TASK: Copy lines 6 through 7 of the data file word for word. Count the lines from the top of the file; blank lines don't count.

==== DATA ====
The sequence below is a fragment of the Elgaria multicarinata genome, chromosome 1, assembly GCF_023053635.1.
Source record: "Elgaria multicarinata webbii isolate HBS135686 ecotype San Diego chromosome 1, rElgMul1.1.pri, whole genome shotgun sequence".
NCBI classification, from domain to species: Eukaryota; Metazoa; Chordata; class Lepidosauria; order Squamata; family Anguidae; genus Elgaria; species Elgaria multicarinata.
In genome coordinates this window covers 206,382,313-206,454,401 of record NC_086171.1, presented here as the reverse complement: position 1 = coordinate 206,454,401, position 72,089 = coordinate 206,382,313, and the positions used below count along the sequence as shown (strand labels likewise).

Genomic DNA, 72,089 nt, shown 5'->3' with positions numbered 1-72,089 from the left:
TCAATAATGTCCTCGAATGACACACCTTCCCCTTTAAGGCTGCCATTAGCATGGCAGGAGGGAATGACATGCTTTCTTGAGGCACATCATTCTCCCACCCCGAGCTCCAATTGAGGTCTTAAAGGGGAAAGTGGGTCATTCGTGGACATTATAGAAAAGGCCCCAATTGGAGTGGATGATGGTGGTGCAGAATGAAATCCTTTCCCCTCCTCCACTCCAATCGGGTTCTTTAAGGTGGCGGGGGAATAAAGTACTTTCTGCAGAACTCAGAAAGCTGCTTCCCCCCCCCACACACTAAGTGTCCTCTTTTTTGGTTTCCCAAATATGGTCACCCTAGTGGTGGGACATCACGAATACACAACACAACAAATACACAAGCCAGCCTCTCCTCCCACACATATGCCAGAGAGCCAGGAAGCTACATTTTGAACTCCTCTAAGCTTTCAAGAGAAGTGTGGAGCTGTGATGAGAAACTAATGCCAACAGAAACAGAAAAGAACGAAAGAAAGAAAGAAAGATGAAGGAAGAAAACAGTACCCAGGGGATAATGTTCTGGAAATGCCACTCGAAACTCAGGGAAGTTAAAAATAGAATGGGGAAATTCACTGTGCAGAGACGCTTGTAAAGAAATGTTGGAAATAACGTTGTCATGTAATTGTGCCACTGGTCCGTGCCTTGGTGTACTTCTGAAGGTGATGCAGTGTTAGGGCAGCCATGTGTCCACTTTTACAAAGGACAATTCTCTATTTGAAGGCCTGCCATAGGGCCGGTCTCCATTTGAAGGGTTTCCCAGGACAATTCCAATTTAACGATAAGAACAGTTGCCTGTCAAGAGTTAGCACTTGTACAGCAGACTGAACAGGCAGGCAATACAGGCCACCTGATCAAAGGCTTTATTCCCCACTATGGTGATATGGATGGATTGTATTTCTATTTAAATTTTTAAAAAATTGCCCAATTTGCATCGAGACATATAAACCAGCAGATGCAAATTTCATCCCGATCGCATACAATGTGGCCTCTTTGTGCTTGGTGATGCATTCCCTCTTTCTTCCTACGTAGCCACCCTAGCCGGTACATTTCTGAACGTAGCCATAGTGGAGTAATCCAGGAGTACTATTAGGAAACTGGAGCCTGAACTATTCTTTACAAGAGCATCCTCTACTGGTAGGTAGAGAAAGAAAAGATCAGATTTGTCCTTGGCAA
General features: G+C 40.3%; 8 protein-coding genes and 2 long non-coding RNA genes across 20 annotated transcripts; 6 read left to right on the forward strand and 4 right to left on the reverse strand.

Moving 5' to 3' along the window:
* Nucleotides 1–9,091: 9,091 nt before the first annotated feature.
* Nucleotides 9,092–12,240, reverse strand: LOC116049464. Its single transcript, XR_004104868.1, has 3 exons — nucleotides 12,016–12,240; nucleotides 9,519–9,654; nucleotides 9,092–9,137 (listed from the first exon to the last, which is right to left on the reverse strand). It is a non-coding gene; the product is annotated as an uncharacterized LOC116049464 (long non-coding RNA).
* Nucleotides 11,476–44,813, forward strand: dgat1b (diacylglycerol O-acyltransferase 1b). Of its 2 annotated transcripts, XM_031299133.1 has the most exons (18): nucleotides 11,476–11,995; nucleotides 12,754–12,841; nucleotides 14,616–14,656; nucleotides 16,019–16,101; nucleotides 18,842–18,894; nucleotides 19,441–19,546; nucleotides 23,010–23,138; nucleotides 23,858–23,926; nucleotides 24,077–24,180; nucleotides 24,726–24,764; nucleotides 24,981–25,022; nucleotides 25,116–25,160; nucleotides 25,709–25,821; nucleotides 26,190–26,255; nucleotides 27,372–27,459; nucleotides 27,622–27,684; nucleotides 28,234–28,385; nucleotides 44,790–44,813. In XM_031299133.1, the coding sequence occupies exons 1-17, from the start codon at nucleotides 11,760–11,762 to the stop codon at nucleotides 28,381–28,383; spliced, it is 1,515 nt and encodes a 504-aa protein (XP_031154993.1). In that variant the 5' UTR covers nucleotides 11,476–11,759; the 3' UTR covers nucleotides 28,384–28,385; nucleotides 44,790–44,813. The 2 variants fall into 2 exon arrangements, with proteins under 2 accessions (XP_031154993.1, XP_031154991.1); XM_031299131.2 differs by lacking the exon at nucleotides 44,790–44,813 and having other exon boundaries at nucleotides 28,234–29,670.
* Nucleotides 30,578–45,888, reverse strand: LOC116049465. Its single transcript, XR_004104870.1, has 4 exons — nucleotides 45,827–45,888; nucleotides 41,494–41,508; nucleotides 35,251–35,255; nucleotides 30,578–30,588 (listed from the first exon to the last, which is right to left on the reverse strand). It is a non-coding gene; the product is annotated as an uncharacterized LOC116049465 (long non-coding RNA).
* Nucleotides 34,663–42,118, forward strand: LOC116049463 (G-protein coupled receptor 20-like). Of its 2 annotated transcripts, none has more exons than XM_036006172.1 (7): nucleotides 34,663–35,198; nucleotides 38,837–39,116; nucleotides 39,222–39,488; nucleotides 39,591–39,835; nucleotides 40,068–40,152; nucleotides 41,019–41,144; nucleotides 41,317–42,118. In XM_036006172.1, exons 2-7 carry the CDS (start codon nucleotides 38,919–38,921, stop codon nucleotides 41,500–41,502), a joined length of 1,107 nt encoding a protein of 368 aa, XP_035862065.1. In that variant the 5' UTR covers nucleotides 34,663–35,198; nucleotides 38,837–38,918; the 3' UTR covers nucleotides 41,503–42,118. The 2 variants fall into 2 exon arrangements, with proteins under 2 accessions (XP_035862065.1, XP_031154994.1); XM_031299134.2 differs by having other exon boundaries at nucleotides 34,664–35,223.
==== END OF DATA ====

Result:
TCAATAATGTCCTCGAATGACACACCTTCCCCTTTAAGGCTGCCATTAGCATGGCAGGAGGGAATGACATGCTTTCTTGAGGCACATCATTCTCCCACCCCGAGCTCCAATTGAGGTCTTAAAGGGGAAAGTGGGTCATTCGTGGACATTATAGAAAAGGCCCCAATTGGAGTGGATGATGGTGGTGCAGAATGAAATCCTTTCCCCTCCTCCACTCCAATCGGGTTCTTTAAGGTGGCGGGGGAATAAAGTACTTTCTGCAGAACTCAGAAAGCTGCTTCCCCCCCCCACACACTAAGTGTCCTCTTTTTTGGTTTCCCAAATATGGTCACCCTAGTGGTGGGACATCACGAATACACAACACAACAAATACACAAGCCAGCCTCTCCTCCCACACATATGCCAGAGAGCCAGGAAGCTACATTTTGAACTCCTCTAAGCTTTCAAGAGAAGTGTGGAGCTGTGATGAGAAACTAATGCCAACAGAAACAGAAAAGAACGAAAGAAAGAAAGAAAGATGAAGGAAGAAAACAGTACCCAGGGGATAATGTTCTGGAAATGCCACTCGAAACTCAGGGAAGTTAAAAATAGAATGGGGAAATTCACTGTGCAGAGACGCTTGTAAAGAAATGTTGGAAATAACGTTGTCATGTAATTGTGCCACTGGTCCGTGCCTTGGTGTACTTCTGAAGGTGATGCAGTGTTAGGGCAGCCATGTGTCCACTTTTACAAAGGACAATTCTCTATTTGAAGGCCTGCCATAGGGCCGGTCTCCATTTGAAGGGTTTCCCAGGACAATTCCAATTTAACGATAAGAACAGTTGCCTGTCAAGAGTTAGCACTTGTACAGCAGACTGAACAGGCAGGCAATACAGGCCACCTGATCAAAGGCTTTATTCCCCACTATGGTGATATGGATGGATTGTATTTCTATTTAAATTTTTAAAAAATTGCCCAATTTGCATCGAGACATATAAACCAGCAGATGCAAATTTCATCCCGATCGCATACAATGTGGCCTCTTTGTGCTTGGTGATGCATTCCCTCTTTCTTCCTACGTAGCCACCCTAGCCGGTACATTTCTGAACGTAGCCATAGTGGAGTAATCCAGGAGTACTATTAGGAAACTGGAGCCTGAACTATTCTTTACAAGAGCATCCTCTACTGGTAGGTAGAGAAAGAAAAGATCAGATTTGTCCTTGGCAA
General features: G+C 40.3%; 8 protein-coding genes and 2 long non-coding RNA genes across 20 annotated transcripts; 6 read left to right on the forward strand and 4 right to left on the reverse strand.